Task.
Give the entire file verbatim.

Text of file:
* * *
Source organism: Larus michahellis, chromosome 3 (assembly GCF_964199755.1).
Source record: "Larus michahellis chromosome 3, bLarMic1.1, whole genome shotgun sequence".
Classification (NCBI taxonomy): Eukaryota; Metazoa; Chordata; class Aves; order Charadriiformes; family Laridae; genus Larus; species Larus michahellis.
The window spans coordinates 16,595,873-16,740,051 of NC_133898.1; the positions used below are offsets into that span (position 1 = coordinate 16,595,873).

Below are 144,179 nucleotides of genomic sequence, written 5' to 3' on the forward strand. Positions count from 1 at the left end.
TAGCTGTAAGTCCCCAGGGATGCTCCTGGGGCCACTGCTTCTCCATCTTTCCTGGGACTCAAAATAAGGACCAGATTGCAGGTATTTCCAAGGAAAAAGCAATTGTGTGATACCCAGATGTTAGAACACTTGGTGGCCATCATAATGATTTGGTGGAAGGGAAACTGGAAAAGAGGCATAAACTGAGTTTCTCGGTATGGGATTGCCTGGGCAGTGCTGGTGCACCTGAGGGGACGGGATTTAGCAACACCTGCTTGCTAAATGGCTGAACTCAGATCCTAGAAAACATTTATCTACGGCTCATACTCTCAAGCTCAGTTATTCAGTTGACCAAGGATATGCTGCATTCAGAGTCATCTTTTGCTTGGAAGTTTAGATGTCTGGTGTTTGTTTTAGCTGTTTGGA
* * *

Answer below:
Source organism: Larus michahellis, chromosome 3 (assembly GCF_964199755.1).
Source record: "Larus michahellis chromosome 3, bLarMic1.1, whole genome shotgun sequence".
Classification (NCBI taxonomy): Eukaryota; Metazoa; Chordata; class Aves; order Charadriiformes; family Laridae; genus Larus; species Larus michahellis.
The window spans coordinates 16,595,873-16,740,051 of NC_133898.1; the positions used below are offsets into that span (position 1 = coordinate 16,595,873).

Below are 144,179 nucleotides of genomic sequence, written 5' to 3' on the forward strand. Positions count from 1 at the left end.
TAGCTGTAAGTCCCCAGGGATGCTCCTGGGGCCACTGCTTCTCCATCTTTCCTGGGACTCAAAATAAGGACCAGATTGCAGGTATTTCCAAGGAAAAAGCAATTGTGTGATACCCAGATGTTAGAACACTTGGTGGCCATCATAATGATTTGGTGGAAGGGAAACTGGAAAAGAGGCATAAACTGAGTTTCTCGGTATGGGATTGCCTGGGCAGTGCTGGTGCACCTGAGGGGACGGGATTTAGCAACACCTGCTTGCTAAATGGCTGAACTCAGATCCTAGAAAACATTTATCTACGGCTCATACTCTCAAGCTCAGTTATTCAGTTGACCAAGGATATGCTGCATTCAGAGTCATCTTTTGCTTGGAAGTTTAGATGTCTGGTGTTTGTTTTAGCTGTTTGGA